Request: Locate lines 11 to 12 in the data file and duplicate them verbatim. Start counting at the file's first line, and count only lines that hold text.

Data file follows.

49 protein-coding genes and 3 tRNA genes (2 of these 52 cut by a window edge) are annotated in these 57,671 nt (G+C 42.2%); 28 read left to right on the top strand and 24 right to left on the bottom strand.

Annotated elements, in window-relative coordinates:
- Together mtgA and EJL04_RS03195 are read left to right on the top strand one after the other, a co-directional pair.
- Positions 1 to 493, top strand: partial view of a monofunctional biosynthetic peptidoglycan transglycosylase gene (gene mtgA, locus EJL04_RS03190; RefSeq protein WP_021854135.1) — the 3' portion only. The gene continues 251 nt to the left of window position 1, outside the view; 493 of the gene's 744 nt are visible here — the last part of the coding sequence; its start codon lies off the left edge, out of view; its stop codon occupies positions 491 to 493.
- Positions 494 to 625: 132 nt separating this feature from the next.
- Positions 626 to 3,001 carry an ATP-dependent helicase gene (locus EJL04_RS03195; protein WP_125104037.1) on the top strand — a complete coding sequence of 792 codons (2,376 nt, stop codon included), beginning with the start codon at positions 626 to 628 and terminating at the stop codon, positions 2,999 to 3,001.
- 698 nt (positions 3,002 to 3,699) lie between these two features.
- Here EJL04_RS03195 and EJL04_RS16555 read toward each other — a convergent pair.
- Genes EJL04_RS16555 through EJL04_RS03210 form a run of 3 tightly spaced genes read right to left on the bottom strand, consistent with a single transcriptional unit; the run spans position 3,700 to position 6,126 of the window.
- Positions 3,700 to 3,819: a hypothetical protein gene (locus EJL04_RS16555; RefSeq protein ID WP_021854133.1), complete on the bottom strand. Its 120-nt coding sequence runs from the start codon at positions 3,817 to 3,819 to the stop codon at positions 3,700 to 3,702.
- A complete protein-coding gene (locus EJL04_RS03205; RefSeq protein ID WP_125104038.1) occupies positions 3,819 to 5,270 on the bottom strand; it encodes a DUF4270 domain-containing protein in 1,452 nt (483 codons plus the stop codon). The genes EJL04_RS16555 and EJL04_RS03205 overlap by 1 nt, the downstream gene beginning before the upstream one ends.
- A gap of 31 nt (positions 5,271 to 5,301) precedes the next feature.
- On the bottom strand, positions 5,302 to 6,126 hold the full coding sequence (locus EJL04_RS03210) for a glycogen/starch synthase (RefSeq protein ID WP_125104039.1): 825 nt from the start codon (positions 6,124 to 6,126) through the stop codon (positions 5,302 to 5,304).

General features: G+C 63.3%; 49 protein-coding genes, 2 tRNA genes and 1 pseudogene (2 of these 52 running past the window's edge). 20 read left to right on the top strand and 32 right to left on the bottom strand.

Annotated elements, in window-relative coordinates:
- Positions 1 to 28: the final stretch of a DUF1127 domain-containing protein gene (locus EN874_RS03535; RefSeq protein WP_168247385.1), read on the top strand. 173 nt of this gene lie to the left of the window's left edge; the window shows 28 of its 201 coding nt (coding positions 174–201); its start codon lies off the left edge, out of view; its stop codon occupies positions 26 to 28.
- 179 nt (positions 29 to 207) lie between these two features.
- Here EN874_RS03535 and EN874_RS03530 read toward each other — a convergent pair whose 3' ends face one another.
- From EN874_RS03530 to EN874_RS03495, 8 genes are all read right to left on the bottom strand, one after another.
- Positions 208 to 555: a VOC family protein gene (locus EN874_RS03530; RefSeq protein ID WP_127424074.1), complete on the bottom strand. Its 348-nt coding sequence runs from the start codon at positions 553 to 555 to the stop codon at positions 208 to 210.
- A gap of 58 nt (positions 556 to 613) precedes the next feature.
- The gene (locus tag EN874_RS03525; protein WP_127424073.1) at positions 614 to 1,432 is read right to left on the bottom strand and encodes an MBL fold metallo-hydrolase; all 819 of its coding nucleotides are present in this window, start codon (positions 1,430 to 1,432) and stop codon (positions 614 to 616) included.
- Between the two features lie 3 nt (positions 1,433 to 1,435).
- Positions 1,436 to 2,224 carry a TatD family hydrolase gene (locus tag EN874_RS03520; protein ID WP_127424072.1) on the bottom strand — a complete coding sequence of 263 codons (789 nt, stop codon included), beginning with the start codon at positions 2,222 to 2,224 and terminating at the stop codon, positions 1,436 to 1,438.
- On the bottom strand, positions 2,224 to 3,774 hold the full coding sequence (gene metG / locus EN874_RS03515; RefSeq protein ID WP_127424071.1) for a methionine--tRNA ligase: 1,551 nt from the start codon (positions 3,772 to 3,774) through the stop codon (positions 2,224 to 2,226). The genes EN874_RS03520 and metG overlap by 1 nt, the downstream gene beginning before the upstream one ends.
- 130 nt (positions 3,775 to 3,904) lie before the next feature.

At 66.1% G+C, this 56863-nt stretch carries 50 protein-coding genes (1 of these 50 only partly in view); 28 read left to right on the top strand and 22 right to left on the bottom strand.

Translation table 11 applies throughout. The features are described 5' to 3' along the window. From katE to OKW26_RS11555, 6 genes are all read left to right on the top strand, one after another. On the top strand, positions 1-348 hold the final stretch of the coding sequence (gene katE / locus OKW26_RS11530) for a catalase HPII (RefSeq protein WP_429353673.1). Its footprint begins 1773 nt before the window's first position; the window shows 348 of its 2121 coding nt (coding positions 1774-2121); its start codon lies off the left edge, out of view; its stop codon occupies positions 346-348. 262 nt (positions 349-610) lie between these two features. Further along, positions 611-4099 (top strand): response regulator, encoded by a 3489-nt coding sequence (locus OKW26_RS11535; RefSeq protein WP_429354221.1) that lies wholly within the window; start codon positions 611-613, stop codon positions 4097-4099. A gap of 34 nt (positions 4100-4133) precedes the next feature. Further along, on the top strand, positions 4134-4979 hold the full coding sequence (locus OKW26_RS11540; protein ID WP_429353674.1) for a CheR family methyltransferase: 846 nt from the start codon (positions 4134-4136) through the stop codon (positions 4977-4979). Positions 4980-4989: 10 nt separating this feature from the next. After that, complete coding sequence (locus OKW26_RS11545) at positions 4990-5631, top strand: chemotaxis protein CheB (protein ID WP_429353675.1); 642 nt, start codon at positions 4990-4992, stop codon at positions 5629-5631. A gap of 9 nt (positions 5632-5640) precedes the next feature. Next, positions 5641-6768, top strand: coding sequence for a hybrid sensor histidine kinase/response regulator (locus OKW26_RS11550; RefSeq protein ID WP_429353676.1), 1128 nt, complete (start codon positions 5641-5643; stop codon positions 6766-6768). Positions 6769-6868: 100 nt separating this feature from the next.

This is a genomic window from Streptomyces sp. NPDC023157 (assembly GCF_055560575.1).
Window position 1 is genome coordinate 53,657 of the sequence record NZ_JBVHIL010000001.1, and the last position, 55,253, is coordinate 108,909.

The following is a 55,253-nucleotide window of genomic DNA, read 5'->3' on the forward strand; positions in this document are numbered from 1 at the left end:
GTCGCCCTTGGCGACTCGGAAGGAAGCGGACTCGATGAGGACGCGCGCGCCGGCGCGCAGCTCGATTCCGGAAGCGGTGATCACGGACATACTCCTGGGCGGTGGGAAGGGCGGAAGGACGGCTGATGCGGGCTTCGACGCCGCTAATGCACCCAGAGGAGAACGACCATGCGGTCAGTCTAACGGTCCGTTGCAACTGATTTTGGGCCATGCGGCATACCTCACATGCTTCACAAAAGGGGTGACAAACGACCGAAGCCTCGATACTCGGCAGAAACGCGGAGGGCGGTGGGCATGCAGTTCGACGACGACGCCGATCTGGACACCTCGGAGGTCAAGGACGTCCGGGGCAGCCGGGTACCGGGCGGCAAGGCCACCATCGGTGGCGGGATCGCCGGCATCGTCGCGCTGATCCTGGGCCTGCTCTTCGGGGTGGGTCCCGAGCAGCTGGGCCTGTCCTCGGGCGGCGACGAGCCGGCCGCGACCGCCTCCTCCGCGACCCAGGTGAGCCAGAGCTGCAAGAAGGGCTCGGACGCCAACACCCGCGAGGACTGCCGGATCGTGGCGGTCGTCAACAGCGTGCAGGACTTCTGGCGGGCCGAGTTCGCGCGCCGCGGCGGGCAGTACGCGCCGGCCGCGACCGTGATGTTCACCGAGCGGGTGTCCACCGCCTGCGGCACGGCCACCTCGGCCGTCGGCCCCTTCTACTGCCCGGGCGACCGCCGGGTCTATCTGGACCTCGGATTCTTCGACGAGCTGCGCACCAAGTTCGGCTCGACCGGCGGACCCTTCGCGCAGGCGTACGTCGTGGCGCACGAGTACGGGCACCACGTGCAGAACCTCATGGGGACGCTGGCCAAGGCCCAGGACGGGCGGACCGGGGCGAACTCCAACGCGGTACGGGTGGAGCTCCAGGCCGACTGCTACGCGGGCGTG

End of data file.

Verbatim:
- A complete protein-coding gene (locus EJL04_RS03205; RefSeq protein ID WP_125104038.1) occupies positions 3,819 to 5,270 on the bottom strand; it encodes a DUF4270 domain-containing protein in 1,452 nt (483 codons plus the stop codon). The genes EJL04_RS16555 and EJL04_RS03205 overlap by 1 nt, the downstream gene beginning before the upstream one ends.
- A gap of 31 nt (positions 5,271 to 5,301) precedes the next feature.